We'll be the first to ask the question everyone's think: What could possibly set a rain glove apart as a luxury cycling item? Assos, as usual, is the first to answer: Fit. Of course, we didn’t really ask that and the Swiss brand didn't really answer in so many words; instead, the rainGlove_evo7 Gloves provide the answer just by existing.
The latest generation of Assos' rainGlove builds on the predecessors' reputation for fit and function by subtracting seams and adding yet more protection. They're still made of waterproof neoprene, but the reduced number of panel junctures means there's even less of a chance for pernicious water to infiltrate the gloves and send your ride spiraling into a cycling of getting wet, getting cold, and stopping to call for a ride home.
Despite the reduction in panels and seams, Assos still manages to strike those fit notes that keep us coming back to the brand time and again. The low-volume neoprene material is laid-out in a pattern articulated so well that doesn't quite equal the bar feel of classic knit gloves, but it comes damned close. It also does so while fending off chilling road spray and precipitation—something knit gloves are more apt to collect en route to becoming a sodden, frigid mess—and the palms are finished with a subtle grip texture to keep your hold on the hoods secure.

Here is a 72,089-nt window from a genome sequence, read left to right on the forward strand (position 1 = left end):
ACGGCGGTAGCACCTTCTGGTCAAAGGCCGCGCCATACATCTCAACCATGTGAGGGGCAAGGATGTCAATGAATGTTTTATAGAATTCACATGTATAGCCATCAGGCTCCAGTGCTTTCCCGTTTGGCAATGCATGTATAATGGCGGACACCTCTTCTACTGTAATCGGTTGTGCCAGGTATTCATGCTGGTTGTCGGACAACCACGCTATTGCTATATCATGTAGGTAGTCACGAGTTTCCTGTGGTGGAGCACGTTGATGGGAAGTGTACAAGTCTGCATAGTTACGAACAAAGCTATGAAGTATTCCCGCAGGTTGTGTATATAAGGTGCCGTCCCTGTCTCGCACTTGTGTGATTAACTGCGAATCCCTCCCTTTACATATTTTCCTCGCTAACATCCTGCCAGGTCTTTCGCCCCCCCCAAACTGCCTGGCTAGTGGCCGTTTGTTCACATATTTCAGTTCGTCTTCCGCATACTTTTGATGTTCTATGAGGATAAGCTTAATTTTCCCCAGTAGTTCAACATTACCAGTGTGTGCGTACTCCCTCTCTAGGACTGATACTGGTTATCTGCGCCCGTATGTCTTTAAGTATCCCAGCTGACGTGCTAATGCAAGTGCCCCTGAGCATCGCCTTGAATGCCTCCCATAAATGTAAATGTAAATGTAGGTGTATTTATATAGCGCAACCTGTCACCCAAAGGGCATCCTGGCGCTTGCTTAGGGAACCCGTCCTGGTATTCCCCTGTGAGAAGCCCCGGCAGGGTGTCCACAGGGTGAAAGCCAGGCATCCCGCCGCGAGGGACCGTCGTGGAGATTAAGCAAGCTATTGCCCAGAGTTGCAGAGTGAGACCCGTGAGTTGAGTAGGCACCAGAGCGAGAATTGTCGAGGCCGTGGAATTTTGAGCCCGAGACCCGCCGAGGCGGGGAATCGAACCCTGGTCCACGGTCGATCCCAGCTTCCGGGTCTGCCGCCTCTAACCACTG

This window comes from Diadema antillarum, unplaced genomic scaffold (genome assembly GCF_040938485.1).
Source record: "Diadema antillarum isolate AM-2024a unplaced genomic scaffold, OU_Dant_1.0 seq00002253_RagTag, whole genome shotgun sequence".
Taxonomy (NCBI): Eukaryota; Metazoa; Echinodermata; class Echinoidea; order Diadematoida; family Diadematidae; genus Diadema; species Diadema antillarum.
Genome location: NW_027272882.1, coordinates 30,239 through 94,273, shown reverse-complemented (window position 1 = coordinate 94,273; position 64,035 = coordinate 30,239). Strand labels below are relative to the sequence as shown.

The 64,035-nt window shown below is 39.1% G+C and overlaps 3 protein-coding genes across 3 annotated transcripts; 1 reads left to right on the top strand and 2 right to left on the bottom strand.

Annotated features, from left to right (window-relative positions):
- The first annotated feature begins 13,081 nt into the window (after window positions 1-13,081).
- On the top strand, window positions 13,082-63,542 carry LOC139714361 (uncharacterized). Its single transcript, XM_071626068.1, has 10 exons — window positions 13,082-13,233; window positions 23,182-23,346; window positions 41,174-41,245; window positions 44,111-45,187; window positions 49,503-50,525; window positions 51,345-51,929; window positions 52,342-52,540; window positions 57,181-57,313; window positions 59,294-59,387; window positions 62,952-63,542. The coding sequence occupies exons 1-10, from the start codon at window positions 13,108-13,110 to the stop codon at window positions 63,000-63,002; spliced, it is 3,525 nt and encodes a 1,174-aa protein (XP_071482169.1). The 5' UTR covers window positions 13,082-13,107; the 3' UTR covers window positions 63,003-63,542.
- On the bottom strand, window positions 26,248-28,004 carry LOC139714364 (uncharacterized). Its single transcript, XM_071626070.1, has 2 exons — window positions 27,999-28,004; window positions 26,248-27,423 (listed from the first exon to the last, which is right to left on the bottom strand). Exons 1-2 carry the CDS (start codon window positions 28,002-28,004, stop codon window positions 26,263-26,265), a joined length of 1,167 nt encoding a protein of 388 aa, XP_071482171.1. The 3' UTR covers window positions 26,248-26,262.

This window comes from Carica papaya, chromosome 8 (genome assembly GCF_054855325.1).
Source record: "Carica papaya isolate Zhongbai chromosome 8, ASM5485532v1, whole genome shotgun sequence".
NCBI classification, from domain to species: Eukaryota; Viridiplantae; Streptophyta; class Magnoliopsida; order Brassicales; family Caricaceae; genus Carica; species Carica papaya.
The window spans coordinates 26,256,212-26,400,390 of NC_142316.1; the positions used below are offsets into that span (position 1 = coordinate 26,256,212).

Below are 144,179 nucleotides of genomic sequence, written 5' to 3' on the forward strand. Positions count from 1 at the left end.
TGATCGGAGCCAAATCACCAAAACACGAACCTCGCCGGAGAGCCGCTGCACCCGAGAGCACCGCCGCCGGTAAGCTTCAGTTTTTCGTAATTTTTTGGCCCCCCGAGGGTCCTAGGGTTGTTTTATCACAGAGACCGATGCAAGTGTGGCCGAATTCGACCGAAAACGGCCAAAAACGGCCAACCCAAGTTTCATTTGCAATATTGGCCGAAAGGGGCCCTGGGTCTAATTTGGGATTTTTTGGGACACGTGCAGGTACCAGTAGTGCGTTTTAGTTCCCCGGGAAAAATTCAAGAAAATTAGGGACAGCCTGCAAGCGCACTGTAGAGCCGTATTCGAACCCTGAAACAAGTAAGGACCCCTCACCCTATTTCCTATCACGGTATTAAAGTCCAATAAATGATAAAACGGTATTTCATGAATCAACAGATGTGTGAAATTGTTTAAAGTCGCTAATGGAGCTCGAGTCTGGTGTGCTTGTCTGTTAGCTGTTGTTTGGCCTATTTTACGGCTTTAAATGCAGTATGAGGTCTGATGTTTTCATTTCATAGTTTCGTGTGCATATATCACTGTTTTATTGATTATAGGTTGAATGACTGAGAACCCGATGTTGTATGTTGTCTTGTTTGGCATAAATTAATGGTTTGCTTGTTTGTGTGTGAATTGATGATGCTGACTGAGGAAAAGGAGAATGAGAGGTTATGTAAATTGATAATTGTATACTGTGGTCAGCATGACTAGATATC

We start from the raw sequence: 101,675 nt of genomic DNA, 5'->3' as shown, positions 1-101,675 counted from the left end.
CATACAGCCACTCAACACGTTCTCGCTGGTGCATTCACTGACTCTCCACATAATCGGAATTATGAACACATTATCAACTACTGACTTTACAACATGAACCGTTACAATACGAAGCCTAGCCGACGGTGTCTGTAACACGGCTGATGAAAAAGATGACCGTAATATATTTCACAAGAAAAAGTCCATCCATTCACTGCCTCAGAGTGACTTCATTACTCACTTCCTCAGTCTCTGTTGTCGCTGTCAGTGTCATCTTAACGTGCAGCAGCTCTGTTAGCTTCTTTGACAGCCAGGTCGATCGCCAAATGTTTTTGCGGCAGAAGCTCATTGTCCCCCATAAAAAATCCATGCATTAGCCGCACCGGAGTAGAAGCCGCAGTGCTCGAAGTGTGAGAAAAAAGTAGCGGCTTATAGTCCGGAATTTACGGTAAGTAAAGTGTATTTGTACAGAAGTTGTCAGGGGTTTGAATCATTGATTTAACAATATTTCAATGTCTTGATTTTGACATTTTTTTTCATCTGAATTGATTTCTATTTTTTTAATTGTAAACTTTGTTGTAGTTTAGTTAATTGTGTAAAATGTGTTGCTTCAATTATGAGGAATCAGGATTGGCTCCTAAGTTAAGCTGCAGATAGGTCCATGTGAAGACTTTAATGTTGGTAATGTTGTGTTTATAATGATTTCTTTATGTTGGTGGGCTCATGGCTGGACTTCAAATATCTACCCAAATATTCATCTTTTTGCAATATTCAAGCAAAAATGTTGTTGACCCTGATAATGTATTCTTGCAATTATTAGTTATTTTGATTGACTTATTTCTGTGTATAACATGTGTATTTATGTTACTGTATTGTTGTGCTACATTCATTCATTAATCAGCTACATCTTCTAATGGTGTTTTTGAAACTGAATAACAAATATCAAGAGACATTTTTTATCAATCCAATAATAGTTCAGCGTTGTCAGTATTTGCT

As with the previous iteration, the current rainGloves are well-suited to the mid-range temperatures of early fall and late spring by themselves. In temperatures below 50 degrees Fahrenheit, pair them with an inner layer like Assos' own tiburuGlove_evo7 or any other knit-type cycling gloves for increased insulation. The rainGlove also lets you wipe water away from your glasses, keeping the road in focus when precipitation exacerbates potential road hazards.
- A cycling glove for use in cool, rainy weather
- Neoprene body is waterproof to fend off road spray
- Assos inimitable glove fit helps preserve bar and lever feel
- Subtle grip texture on palms adds confidence on wet hoods
- Suited for spring and fall temperatures or layering in winter